According to a recent Reuters article, global debt levels have surged to a new record high of $313 trillion in 2023. This unprecedented increase has placed developing economies in a precarious position, as they now face a fresh peak in the ratio of debt to their gross domestic product (GDP), the Institute of International Finance (IIF) reported.

According to the financial services trade group’s findings, as detailed by Reuters, the last quarter of 2023 saw global debt rise by over $15 trillion year-on-year. This marks a significant jump from the $210 trillion recorded almost a decade ago, underscoring the rapid accumulation of debt worldwide.

Reuters cites the IIF’s Global Debt Monitor, which points out that “around 55% of this rise originated from mature markets, mainly driven by the U.S., France, and Germany.” Despite this, the global debt-to-GDP ratio experienced a slight decline of around two percentage points, settling at nearly 330% in 2023. This reduction was notably pronounced in developed countries, whereas some emerging markets witnessed fresh highs in their debt-to-GDP ratios, signaling potential challenges in debt repayment. Countries like India, Argentina, China, Russia, Malaysia, and South Africa were highlighted by the IIF for registering the largest increases.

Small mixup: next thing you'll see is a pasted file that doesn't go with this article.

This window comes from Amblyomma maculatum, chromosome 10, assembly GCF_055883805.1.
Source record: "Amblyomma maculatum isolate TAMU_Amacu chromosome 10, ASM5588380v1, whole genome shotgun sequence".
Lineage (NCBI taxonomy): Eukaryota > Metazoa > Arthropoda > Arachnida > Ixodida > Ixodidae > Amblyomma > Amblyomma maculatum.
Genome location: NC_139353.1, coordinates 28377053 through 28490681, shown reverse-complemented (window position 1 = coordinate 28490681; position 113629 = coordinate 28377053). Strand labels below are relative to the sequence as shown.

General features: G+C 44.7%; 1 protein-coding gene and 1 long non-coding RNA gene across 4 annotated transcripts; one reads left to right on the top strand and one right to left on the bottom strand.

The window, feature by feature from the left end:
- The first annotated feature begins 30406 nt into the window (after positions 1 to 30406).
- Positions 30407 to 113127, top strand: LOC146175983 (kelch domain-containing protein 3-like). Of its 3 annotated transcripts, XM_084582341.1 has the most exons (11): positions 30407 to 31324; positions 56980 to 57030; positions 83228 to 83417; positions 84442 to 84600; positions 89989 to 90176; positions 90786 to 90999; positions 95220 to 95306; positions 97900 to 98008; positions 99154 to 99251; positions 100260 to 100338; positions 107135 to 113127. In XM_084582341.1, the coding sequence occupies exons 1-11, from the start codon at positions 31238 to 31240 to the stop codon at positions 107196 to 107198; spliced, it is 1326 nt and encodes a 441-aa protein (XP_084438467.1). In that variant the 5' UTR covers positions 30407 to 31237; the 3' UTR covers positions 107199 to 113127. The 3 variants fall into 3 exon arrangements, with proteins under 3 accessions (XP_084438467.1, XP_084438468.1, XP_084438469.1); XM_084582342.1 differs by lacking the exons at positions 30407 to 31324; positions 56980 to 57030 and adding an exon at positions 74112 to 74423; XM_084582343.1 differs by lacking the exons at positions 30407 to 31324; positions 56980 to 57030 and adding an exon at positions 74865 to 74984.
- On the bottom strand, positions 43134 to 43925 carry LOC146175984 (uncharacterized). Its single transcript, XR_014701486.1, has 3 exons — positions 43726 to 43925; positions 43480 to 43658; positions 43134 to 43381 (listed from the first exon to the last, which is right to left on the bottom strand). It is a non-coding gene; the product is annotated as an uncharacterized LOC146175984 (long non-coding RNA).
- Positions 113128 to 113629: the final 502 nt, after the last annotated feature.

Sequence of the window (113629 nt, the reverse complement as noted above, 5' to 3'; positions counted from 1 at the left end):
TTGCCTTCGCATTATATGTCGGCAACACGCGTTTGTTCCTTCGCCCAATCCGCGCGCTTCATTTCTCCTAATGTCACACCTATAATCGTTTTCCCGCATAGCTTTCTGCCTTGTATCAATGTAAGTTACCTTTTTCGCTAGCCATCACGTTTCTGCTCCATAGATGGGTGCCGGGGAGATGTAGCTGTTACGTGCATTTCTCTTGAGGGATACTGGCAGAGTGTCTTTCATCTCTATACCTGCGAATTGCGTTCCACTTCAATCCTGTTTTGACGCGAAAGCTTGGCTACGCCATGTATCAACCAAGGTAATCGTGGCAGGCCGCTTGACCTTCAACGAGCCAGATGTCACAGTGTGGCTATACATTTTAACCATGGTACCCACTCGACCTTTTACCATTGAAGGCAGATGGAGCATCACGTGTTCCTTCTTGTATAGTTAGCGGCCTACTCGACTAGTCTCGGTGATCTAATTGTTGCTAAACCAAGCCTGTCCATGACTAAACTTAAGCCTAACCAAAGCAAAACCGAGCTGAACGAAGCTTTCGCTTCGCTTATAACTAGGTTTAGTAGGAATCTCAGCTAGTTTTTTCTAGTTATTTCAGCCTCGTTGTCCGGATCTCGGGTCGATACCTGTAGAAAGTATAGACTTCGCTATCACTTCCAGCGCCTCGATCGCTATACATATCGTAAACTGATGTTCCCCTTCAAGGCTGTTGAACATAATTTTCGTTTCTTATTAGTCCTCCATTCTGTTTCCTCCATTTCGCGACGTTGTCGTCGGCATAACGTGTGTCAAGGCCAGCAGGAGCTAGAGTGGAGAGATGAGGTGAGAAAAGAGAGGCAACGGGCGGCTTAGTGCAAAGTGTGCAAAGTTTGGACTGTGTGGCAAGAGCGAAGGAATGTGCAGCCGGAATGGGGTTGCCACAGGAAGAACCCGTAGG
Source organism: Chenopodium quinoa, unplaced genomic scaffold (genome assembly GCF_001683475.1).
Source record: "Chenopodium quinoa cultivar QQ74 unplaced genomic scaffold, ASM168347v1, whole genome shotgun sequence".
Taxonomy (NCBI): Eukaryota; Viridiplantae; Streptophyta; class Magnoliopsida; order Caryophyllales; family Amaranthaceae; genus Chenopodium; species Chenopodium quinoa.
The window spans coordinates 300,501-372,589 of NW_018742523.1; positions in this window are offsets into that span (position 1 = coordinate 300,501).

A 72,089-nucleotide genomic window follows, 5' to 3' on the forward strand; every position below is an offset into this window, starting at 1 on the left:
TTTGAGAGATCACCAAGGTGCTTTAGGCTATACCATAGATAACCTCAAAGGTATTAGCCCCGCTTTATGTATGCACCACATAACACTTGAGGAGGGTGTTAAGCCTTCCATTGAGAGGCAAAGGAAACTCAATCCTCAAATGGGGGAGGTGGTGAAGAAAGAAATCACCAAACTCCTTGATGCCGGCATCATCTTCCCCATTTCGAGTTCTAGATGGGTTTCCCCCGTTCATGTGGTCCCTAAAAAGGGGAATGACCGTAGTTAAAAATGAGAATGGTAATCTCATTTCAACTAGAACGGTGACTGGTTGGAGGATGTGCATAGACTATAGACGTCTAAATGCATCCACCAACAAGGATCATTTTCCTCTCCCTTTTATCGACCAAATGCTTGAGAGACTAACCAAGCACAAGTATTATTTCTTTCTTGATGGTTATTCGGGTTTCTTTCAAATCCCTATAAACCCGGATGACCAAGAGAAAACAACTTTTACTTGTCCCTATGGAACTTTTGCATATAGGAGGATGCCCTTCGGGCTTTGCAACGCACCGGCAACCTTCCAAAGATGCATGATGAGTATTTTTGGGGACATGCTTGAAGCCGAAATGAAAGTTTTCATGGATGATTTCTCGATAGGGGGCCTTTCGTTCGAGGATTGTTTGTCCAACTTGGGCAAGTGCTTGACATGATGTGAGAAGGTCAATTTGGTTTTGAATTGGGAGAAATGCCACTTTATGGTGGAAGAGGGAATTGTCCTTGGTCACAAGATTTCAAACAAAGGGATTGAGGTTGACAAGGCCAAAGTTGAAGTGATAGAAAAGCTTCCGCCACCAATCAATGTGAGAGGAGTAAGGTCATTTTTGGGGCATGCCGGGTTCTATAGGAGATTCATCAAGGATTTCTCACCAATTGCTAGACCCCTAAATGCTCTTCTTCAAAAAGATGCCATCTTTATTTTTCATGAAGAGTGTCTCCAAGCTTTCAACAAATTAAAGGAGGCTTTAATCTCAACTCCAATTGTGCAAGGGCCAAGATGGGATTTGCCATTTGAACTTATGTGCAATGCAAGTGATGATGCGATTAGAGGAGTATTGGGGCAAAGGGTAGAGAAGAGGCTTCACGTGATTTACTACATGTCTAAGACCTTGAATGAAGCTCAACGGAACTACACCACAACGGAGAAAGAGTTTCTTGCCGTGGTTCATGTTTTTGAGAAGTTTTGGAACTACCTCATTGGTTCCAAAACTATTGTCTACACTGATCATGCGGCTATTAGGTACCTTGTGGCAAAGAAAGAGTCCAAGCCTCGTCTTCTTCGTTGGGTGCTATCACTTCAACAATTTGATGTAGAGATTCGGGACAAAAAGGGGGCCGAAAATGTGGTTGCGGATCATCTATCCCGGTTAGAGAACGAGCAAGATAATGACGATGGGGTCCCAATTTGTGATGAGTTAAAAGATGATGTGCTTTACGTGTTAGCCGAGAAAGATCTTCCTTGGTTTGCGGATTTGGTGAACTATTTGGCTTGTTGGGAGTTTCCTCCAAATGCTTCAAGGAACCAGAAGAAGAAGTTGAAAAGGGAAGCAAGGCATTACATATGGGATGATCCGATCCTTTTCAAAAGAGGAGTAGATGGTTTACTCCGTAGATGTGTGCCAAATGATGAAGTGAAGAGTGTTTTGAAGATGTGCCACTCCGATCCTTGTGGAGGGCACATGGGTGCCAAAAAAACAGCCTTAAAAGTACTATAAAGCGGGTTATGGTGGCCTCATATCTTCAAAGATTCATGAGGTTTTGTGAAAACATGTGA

The report, as Reuters explains, also touches on the implications of anticipated Federal Reserve rate cuts. The uncertainty surrounding U.S. policy rates and the U.S. dollar could exacerbate market volatility and tighten funding conditions for countries heavily reliant on external borrowing. Despite these challenges, the IIF acknowledges the global economy’s resilience to fluctuations in borrowing costs, which has contributed to a rebound in investor sentiment.

Emerging markets, in particular, are showing a growing appetite for borrowing in 2024, with international sovereign bond issuance volumes on the rise. Reuters notes that the beginning of the year has seen significant bond issuances from countries like Saudi Arabia, Mexico, Hungary, Romania, among others, reaching an all-time record for January at $47 billion.

However, as Reuters reports, the IIF expresses concern over the potential resurgence of inflationary pressures, which could lead to higher borrowing costs. Additionally, geopolitics has quickly become a “structural market risk,” with increased fragmentation raising fiscal discipline concerns worldwide. The report warns that government budget deficits remain significantly above pre-pandemic levels, and escalating regional conflicts could prompt a sudden increase in defense spending.

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